• Janine de Groot

Why the Frisian language is a linguist's dream

Updated: May 2

When it comes to the Germanic languages, most people in the polyglot community are learning West Germanic languages like German and Dutch. Less people are learning North Germanic languages like Norwegian, Swedish and Danish. And up to this day, I have only met one fellow polyglot who has been studying a language that is a unique and very interesting mix of all the above-mentioned languages: Frisian. And that makes sense – Frisian is a minority language after all. It is mostly spoken in the region of Friesland, which is a province in the Netherlands. There are roughly 400,000 native speakers of Frisian in the Netherlands. Additionally, North Frisian is spoken by about 10,000 native speakers and East Frisian (also known as Saterfrisian) is spoken by 1,000 native speakers. It's hard to pinpoint when exactly the Frisian language came into use, but it has been around for at least 2,000 years. In its heyday, Frisian was spoken in the areas near the North Sea (known as the Mare Frisicum or the Frisian Sea back then). The Frisian language was spread among the North Sea areas through trading activities. The Vikings also settled in Frisia for periods of time throughout the 9th and 10th centuries.

In this blog I will be focusing on West Frisian, the ‘’biggest’’ language out of the three and the language spoken in Friesland where I currently live and the language spoken by both of my parents. Short note: when the Frisians lost their independence in 1498, Dutch became the official language. The Frisian language saw its revitalization in the early 20th century. As a matter of fact, Frisian only received recognition as an official language only in 1956. For five centuries, Frisian was a minority language surrounded by Dutch. Luckily it has managed to retain a written history and a literary tradition. Frisian vs. Germanic languages One of the questions that linguists have raised about Frisian is whether Frisian is the closest language to English. Some linguists argue that it indeed is, whereas other linguists argue that Scottish is the closest. Either way, there is no denying about the resemblance between Frisian and other Germanic languages like English:

In some cases English and Frisian share a cognate that wasn't passed on to Dutch and German, as is the case with kaai / key:

Meanwhile, Frisian is also similar to North Germanic languages:

Unique Frisian words The above-mentioned similarities show the historical ties between Old Frisian, Old English and Old Norse. Frisian is a language with a rich history, yet filled with mystery. I’d like to finish the blog with the following sentence, which I came up with myself, to illustrate how the language is simultaneously influenced by several other Germanic languages and yet still manages to be unique: De bern boartsje op sneon en snein net op skoalle. Sy boartsje in ‘t wykein in de boarterstún. The children don’t play at school on Saturday and Sunday. During the weekend, they play on the playground. Vocabulary notes: bern = children boartsje = to play sneon = Saturday snein = Sunday skoalle = school wykein = weekend boarterstún = playground The word for children, bern, is the same as in Norwegian – as we have seen just earlier. Sneon and snein are radically different from Saturday/Samstag/Zaterdag/Lørdag and Sunday/Sontag/Zondag/Søndag. What happened here? Then there is skoalle (school) and wykein (weekend), which aren’t too different from English. And what’s with this boartsje verb? It means ‘’to play’’ - but Frisians has two verbs for ‘’play’’: spylje and boartsje. I have made the mistake of saying piano boartsje before. In this context, it’s not used correctly. I should have used piano spylje here instead. Boartsje is only used in the context of children playing. That leaves us with one more word: boarterstún. Boarters are ‘’players’’ (little children); tún means ‘’garden’’. A play garden? That’s right. Here, knowledge of Dutch comes in very handy, as the Dutch speeltuin (also literally translated as ‘’play garden’’) shares the same concept. During my Frisian language learning I’ve often wondered how words like boartsje and sneon en snein have come to exist. Unfortunately, there is no etymological dictionary for Frisian (yet), so some questions remain unanswered. Frisian may seem a bit nuver (weird) at first, but I hope that this blog has sparked an interest in this minority language that, in my point of view, is majestic in its inclusiveness and unique sense of self. Resoures on the Frisian language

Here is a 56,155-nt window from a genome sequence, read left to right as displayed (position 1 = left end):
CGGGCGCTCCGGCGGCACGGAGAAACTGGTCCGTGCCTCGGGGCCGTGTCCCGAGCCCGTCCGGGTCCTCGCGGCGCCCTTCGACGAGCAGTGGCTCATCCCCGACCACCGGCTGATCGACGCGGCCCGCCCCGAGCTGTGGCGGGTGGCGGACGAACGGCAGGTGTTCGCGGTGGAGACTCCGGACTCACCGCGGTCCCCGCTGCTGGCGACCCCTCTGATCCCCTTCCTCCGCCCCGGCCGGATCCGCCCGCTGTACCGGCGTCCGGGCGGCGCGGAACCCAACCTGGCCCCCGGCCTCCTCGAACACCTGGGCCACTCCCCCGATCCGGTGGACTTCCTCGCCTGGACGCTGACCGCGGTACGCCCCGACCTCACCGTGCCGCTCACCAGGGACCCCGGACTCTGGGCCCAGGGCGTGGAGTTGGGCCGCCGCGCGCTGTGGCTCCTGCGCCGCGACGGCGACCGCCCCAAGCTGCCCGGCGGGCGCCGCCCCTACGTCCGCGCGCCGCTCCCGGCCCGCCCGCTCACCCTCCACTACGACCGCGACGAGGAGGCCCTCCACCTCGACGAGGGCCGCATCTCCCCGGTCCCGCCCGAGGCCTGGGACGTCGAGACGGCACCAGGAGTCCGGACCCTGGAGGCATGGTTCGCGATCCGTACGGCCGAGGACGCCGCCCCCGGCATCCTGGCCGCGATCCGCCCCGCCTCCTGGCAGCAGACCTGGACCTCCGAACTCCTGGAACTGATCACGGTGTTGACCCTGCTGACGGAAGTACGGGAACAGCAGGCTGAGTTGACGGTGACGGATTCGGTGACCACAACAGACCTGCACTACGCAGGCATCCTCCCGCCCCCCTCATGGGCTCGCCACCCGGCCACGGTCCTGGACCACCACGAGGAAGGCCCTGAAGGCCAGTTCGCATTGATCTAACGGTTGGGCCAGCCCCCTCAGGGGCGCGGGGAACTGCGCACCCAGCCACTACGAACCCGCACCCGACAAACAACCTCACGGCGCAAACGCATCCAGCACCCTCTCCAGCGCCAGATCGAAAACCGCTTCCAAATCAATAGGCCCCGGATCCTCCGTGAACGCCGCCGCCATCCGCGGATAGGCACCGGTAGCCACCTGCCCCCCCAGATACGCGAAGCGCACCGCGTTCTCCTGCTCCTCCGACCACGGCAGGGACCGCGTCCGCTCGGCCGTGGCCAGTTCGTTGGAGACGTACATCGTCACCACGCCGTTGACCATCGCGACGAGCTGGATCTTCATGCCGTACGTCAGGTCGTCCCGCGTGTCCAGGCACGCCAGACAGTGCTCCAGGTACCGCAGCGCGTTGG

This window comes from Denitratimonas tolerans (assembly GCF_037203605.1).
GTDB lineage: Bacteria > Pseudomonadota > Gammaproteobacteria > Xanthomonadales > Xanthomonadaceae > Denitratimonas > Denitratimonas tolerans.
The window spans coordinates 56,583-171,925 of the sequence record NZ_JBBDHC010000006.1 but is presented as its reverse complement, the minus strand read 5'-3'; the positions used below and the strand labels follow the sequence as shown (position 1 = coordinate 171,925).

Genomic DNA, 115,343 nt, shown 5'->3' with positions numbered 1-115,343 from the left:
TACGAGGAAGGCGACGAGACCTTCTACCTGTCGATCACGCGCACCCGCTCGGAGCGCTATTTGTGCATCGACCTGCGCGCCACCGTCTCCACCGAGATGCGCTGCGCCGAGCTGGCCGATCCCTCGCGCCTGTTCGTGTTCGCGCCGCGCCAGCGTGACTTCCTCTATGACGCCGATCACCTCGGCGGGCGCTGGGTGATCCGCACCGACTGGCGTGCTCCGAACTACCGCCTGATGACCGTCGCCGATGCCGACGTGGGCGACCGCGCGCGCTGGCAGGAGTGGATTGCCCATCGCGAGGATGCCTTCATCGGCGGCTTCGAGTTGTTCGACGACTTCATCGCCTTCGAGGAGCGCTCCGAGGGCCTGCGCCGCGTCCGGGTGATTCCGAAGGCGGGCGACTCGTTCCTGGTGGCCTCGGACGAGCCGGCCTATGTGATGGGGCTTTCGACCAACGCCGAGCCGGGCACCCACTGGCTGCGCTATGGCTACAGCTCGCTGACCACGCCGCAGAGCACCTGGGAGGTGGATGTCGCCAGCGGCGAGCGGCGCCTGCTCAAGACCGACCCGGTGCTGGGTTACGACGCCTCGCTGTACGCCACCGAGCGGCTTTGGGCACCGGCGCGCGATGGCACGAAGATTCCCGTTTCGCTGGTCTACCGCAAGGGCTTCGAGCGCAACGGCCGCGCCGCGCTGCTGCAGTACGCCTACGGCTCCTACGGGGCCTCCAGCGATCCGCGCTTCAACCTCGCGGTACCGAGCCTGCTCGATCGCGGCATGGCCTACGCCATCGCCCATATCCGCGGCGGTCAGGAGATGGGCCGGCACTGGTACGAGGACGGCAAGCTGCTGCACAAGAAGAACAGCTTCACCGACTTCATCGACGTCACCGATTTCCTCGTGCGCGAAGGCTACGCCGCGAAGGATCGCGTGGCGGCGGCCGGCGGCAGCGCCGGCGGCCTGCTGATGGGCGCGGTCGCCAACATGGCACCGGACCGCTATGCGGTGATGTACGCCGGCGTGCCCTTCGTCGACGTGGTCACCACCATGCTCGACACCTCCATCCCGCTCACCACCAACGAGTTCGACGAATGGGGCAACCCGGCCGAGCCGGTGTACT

Fryske Akademy https://www.fryske-akademy.nl/en/


The Fryske Akademy (Frisian academy) was established in 1938 with the aim of researching and preserving the Frisian language. The website offers a lot of information about the Frisian language. Afûk

https://kursus.afuk.frl/buitenlandstalig/english_frisian/ingelsk


Afûk offers Frisian self-study courses available in Dutch, German and English. Futurelearn’s Introduction to Frisian

https://www.futurelearn.com/courses/frisian

A three-week course on the basics of Frisian, taught in English. Freely accessible. Omrop Fryslân

https://www.omropfryslan.nl/

Frisian radio and TV. The news articles are also available in Dutch. _____________________________________________________________________

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